It's been ten years since Walt Disney bought Pixar, the studio behind emotional family films Finding Nemo and Toy Story. That time has clearly been spent learning how to turn a good children's film, which once guaranteed good, clean fun, into an uncontrollable weep-fest trigger.
Pete’s Dragon is a punch through the heart: a young boy called Pete is abandoned in the forest at the age of five after his parents are killed in a car crash, but then rescued and raised by a dragon that no one else believes exists.
Based on the 1977 live-action animated Disney film by Don Chaffey, Pete's Dragon has been transformed by director David Lowery into a heavyweight that tackles issues of bravery, kindness and greed, and brings two very American characteristics into conflict: the American love of hunting and the American love of nurturing.
Set in the USA's wild, wild woods, wide-eyed and newly orphaned Pete (Oakes Fegley) is rescued by a cheeky, fluff-ball of a dragon with the heart of a puppy, who cares for him as he grows and learns, Jungle Book-style, to leap, crawl, run and roar at bears as Mowgli might.
Rumours of a dragon that lives in the woods have haunted the locals for years. The wizened Meacham (Robert Redford) and his stories are dismissed as claptrap by his park ranger daughter Grace (Bryce Dallas Howard), until, of course, she meets Pete one day.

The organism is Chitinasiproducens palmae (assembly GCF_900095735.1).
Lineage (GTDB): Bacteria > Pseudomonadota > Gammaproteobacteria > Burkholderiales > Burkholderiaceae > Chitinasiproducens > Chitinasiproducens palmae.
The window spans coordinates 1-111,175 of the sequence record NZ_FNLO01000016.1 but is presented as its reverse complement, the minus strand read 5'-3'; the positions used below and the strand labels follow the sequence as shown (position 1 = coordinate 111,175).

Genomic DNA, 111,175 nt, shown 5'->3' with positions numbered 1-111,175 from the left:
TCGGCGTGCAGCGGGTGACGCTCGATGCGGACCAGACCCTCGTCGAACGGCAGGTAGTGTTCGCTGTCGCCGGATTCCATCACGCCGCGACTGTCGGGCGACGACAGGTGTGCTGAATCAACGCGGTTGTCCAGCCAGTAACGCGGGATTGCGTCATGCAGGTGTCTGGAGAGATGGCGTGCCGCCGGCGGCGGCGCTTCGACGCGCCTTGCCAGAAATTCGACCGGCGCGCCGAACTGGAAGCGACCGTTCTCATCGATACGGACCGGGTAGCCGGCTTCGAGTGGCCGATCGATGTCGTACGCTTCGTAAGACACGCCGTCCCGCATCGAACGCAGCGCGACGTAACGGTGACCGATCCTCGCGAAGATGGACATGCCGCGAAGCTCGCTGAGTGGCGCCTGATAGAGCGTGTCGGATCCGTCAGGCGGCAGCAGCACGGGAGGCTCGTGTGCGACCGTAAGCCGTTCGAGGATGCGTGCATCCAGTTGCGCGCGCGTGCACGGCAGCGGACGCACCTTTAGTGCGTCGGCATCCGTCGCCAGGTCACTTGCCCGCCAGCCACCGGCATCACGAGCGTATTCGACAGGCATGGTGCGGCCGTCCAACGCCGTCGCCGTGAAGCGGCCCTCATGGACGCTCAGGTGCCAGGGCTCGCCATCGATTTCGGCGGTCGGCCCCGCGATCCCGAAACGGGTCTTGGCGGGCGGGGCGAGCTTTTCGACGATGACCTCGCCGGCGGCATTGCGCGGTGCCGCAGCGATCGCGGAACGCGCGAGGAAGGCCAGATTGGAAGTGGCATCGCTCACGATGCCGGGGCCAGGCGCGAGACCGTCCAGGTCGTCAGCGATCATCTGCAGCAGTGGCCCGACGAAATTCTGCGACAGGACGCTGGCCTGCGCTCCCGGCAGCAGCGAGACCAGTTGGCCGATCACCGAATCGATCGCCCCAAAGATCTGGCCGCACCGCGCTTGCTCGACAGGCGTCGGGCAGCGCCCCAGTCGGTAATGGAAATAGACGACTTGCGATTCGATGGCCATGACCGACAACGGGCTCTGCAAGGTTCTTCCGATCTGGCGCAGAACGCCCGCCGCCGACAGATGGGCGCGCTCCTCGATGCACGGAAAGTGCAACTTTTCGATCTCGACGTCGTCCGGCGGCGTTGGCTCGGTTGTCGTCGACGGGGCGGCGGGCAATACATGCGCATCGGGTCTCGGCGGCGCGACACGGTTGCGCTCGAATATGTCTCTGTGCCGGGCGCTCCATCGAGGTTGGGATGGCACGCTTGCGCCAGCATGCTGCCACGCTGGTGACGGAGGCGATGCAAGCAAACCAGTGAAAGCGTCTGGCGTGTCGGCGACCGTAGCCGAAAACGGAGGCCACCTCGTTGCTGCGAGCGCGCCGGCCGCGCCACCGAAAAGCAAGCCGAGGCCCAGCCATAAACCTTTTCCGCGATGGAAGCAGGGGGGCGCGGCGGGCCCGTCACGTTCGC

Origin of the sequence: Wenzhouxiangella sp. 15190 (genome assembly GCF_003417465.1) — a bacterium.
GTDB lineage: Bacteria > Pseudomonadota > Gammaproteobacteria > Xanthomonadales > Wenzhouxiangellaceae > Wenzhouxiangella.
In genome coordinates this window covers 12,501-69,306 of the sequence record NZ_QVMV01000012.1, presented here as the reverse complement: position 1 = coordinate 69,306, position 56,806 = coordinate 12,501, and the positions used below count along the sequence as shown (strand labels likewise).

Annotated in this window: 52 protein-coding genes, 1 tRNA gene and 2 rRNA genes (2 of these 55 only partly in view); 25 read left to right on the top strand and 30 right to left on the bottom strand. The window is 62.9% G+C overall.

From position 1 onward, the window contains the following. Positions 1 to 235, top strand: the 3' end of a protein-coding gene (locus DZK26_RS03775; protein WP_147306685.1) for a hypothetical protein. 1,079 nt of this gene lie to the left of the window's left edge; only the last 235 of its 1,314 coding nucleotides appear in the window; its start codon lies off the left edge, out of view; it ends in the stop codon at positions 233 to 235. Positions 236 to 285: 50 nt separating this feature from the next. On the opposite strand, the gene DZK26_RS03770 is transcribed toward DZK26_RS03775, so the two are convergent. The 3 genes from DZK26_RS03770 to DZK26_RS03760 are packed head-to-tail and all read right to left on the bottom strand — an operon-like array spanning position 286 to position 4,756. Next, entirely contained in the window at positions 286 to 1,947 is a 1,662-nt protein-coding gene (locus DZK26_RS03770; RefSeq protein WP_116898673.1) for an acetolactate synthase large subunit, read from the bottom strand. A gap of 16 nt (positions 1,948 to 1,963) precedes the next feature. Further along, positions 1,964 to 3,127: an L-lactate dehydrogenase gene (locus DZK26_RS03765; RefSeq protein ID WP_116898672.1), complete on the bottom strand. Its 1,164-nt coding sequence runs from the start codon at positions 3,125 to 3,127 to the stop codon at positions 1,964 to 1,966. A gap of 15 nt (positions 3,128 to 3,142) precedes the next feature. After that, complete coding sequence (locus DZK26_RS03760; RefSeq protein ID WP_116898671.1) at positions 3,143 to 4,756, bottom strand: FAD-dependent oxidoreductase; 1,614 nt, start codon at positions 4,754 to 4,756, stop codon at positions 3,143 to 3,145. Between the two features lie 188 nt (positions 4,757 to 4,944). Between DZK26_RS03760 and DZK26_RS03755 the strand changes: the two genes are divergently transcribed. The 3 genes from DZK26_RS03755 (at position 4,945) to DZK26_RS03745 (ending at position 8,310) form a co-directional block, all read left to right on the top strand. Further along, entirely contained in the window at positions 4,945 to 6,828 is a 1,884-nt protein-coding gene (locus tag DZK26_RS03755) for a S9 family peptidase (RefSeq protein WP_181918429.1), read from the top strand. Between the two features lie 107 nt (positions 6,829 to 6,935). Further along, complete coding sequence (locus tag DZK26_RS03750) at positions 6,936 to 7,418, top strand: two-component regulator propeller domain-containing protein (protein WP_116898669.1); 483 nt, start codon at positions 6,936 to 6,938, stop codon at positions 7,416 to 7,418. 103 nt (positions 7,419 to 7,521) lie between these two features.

Taken from the forest and put into hospital (with the ever-present threat of social services on the horizon) Pete rediscovers what it is to be human just as Grace learns what it is to be a child.
Underneath all of this frankly indecent emotional incontinence, the story is rooted in brilliant performances, especially from little Oakes Fegley, who gives his character a maturity and that makes his relationship with Elliot less father-son and more about two innocent, kindly equals.
If you can overlook the mild plot holes, such as Pete’s language skills (no one, having lived in a forest since the age of five with only a mute dragon to talk to, would be able to speak English as well as any other 11-year-old), then this is the children’s film of the summer that we recommend taking your little ones too. But do bring plenty of tissues, and no one under the age of six.
|What||Pete's Dragon review:|
|Where||Various Locations | MAP|
12 Aug 16 – 31 Oct 16, 9:00 AM – 12:00 AM
|Website||Click here for more information|